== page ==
Fast Food Workers Need Higher Wages

2746 words - 11 pages

Fast-food workers have been protesting for a minimum wage of $15 dollars an hour and the freedom to unionize. The workers have organized numerous protests this year. During the protests they have walked out and chanted slogans regarding their pay. The main fast-food companies that are effected is McDonald's and Burger King. They both have stated that they will not press charges and indeed are allowing the workers to return. These workers that are participating in the strike doesn’t represent the majority of the fast-food employees. The people participating in the strike are not only youths but adults and elders as well. Due to the countries low employment rate many of these workers are supporting a family or other dependents. This is where most of the fast-food workers are getting their motivation to protest this industry. Unfortunately, many Americans are questioning the negative economic effects of their proposed wage and their lack of worthiness to receive that big of a pay raise. However, I believe that with some adjustment and research we can find a way to make everyone happy. My solution advises that we support Obama’s nine dollars an hour minimum wage proposal. It will give the fast-food workers financial support, release the burden of the taxpayer’s assistance, and keep inflation balanced.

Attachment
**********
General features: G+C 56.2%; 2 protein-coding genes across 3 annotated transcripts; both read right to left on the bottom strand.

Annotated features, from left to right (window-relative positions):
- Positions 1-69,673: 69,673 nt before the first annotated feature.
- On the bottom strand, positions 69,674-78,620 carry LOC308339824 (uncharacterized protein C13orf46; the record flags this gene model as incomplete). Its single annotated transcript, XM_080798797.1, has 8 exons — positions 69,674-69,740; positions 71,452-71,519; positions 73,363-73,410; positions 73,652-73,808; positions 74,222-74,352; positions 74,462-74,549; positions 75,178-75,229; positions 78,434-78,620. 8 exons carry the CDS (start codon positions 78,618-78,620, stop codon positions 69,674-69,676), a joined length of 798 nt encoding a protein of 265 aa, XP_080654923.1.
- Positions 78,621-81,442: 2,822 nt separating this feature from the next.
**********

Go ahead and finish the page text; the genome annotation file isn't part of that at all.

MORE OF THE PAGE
Educated Americans and researchers biggest concern is that their minimum wage proposal is going to negatively affect our economy. For example, they predict that their wage is part of the labor cycle and if it increases it will raise prices for customers. In Brian Jencunas article, he expresses that, “Virtually anyone can do these jobs with very little training. This means the supply of potential labor exceeds the demand, making salaries low and benefits like health insurance almost nonexistent. But those low salaries are part of what allows fast food chains to have low prices, which helps customers save money and lets the companies be profitable” (“Don't Deserve Any More, or Less”). The fast-food workers are expressed as a pond in a bigger game. They have to deal with their low pay in order to ensure low prices by these franchises. Jencunas concerns go on to represent the beginning of a bigger chain effect. Briefly, he states that, “The average fast food store would go from profitable to unprofitable overnight. Some would close immediately, leaving their workers worse off than they were when working for $7.50 an hour, while others would raise prices and try and remain in business, hurting consumers” (“Don't Deserve Any More, or Less”). Evaluating his reasoning we see that if fast-food workers ask for a higher minimum wage, they will in return influence the profit margin and actually increase unemployment rate in this industry. The researchers go on to inform us that if their minimum wage increases the industry won’t be able to afford the change in their profit margin and result in bankruptcy. However, Mary Kay Henry, president of the Service...

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